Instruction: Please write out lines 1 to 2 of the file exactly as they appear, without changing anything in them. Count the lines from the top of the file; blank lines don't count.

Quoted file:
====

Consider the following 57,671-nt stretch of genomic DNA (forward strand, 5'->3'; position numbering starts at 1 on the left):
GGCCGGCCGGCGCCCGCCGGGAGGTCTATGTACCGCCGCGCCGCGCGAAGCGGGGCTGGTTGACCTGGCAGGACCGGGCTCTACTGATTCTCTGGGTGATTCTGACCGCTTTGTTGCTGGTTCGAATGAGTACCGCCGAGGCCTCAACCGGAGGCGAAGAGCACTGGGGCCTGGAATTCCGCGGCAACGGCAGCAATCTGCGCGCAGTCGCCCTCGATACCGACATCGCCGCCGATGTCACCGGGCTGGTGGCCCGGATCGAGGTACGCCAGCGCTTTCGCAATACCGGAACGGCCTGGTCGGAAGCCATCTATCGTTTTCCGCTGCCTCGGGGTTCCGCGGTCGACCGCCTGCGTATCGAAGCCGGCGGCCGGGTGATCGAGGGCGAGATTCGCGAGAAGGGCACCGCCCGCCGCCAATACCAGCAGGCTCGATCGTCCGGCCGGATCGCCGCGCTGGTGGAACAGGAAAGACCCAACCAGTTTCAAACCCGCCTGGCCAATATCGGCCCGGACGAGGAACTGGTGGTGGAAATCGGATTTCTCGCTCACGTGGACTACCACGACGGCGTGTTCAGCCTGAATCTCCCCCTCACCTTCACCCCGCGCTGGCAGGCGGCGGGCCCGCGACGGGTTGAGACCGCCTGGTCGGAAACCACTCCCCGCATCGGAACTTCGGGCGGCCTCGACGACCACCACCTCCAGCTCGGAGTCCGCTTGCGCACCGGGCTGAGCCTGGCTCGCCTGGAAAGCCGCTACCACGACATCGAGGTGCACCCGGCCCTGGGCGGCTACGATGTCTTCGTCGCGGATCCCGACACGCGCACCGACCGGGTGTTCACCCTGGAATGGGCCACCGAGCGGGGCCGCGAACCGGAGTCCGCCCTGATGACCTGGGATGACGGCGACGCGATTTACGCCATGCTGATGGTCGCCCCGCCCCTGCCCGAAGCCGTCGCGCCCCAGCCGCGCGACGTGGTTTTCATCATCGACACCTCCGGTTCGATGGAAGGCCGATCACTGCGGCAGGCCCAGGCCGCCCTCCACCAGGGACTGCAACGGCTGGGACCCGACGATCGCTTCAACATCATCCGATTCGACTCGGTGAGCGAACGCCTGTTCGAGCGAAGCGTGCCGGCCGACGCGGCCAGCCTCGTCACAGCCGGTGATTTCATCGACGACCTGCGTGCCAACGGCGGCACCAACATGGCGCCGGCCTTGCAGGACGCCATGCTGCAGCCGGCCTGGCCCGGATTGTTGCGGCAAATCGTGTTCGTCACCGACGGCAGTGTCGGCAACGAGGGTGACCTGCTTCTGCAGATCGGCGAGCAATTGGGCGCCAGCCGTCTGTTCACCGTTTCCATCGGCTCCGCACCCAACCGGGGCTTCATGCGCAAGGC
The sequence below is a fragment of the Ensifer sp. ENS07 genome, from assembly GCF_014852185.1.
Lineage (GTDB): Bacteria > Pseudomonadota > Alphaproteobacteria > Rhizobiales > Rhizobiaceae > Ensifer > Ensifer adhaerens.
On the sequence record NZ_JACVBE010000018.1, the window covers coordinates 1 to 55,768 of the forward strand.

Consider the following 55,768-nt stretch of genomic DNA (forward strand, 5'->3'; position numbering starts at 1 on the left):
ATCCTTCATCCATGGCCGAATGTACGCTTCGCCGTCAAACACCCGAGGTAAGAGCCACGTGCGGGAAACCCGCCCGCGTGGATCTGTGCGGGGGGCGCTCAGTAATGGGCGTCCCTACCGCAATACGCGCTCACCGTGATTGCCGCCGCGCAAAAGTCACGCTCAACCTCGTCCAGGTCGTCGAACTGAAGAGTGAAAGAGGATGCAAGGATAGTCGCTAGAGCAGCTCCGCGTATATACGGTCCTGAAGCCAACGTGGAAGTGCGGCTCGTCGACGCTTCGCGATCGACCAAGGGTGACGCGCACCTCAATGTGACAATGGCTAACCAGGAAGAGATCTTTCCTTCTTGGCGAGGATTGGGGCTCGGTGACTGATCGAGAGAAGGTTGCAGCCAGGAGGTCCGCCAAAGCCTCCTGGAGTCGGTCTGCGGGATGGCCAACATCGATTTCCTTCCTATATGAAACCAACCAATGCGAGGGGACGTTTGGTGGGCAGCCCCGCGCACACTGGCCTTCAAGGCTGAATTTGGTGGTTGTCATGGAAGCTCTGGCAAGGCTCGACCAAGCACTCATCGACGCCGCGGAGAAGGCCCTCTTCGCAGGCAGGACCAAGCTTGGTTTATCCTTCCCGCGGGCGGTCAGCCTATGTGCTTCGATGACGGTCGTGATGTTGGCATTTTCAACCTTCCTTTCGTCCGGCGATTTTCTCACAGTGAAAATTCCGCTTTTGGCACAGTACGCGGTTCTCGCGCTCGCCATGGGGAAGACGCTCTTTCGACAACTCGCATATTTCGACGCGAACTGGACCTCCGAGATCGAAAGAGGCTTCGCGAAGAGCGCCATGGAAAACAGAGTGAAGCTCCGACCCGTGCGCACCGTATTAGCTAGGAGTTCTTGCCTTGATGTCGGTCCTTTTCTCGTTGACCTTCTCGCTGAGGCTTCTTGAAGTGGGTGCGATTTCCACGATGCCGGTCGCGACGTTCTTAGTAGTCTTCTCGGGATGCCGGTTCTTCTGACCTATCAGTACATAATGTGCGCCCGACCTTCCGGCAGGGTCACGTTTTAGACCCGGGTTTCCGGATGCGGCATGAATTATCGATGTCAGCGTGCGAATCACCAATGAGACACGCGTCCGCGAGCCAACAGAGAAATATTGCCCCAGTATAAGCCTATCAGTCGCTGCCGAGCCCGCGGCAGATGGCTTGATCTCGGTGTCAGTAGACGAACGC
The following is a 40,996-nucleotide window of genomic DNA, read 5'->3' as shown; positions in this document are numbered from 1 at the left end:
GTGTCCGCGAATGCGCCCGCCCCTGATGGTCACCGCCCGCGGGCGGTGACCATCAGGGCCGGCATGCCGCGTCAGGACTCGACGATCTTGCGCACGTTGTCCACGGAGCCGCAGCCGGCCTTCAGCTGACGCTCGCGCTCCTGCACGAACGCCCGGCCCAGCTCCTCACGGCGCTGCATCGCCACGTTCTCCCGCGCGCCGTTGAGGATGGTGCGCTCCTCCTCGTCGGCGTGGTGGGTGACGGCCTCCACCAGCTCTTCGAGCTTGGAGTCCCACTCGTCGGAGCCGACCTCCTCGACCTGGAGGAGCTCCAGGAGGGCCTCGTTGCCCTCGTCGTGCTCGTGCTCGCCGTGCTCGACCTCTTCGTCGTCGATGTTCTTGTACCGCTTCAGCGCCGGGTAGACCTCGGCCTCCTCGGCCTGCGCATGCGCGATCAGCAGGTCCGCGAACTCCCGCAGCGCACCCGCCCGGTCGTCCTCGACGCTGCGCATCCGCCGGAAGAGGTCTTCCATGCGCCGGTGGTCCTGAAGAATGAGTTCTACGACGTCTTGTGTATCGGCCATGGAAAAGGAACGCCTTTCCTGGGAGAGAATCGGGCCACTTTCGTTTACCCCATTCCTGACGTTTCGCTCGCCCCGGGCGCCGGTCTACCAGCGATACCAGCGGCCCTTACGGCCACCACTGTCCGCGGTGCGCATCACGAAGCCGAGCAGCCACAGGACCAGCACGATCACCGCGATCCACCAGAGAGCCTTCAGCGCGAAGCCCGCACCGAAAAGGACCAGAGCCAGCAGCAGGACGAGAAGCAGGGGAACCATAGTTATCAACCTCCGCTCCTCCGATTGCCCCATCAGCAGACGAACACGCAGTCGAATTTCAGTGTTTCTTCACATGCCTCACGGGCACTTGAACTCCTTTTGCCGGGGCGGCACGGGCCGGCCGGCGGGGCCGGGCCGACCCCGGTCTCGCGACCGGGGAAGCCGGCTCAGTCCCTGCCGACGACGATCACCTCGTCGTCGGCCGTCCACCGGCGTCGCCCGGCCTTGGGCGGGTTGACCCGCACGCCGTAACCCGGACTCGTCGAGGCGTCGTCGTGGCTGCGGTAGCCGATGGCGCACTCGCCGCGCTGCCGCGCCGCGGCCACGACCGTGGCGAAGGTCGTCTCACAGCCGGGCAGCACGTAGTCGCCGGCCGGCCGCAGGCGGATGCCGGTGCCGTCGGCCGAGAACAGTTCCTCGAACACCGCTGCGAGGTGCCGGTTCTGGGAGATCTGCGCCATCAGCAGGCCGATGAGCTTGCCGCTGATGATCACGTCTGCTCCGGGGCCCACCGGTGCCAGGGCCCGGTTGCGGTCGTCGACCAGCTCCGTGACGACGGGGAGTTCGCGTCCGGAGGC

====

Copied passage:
Consider the following 57,671-nt stretch of genomic DNA (forward strand, 5'->3'; position numbering starts at 1 on the left):
GGCCGGCCGGCGCCCGCCGGGAGGTCTATGTACCGCCGCGCCGCGCGAAGCGGGGCTGGTTGACCTGGCAGGACCGGGCTCTACTGATTCTCTGGGTGATTCTGACCGCTTTGTTGCTGGTTCGAATGAGTACCGCCGAGGCCTCAACCGGAGGCGAAGAGCACTGGGGCCTGGAATTCCGCGGCAACGGCAGCAATCTGCGCGCAGTCGCCCTCGATACCGACATCGCCGCCGATGTCACCGGGCTGGTGGCCCGGATCGAGGTACGCCAGCGCTTTCGCAATACCGGAACGGCCTGGTCGGAAGCCATCTATCGTTTTCCGCTGCCTCGGGGTTCCGCGGTCGACCGCCTGCGTATCGAAGCCGGCGGCCGGGTGATCGAGGGCGAGATTCGCGAGAAGGGCACCGCCCGCCGCCAATACCAGCAGGCTCGATCGTCCGGCCGGATCGCCGCGCTGGTGGAACAGGAAAGACCCAACCAGTTTCAAACCCGCCTGGCCAATATCGGCCCGGACGAGGAACTGGTGGTGGAAATCGGATTTCTCGCTCACGTGGACTACCACGACGGCGTGTTCAGCCTGAATCTCCCCCTCACCTTCACCCCGCGCTGGCAGGCGGCGGGCCCGCGACGGGTTGAGACCGCCTGGTCGGAAACCACTCCCCGCATCGGAACTTCGGGCGGCCTCGACGACCACCACCTCCAGCTCGGAGTCCGCTTGCGCACCGGGCTGAGCCTGGCTCGCCTGGAAAGCCGCTACCACGACATCGAGGTGCACCCGGCCCTGGGCGGCTACGATGTCTTCGTCGCGGATCCCGACACGCGCACCGACCGGGTGTTCACCCTGGAATGGGCCACCGAGCGGGGCCGCGAACCGGAGTCCGCCCTGATGACCTGGGATGACGGCGACGCGATTTACGCCATGCTGATGGTCGCCCCGCCCCTGCCCGAAGCCGTCGCGCCCCAGCCGCGCGACGTGGTTTTCATCATCGACACCTCCGGTTCGATGGAAGGCCGATCACTGCGGCAGGCCCAGGCCGCCCTCCACCAGGGACTGCAACGGCTGGGACCCGACGATCGCTTCAACATCATCCGATTCGACTCGGTGAGCGAACGCCTGTTCGAGCGAAGCGTGCCGGCCGACGCGGCCAGCCTCGTCACAGCCGGTGATTTCATCGACGACCTGCGTGCCAACGGCGGCACCAACATGGCGCCGGCCTTGCAGGACGCCATGCTGCAGCCGGCCTGGCCCGGATTGTTGCGGCAAATCGTGTTCGTCACCGACGGCAGTGTCGGCAACGAGGGTGACCTGCTTCTGCAGATCGGCGAGCAATTGGGCGCCAGCCGTCTGTTCACCGTTTCCATCGGCTCCGCACCCAACCGGGGCTTCATGCGCAAGGC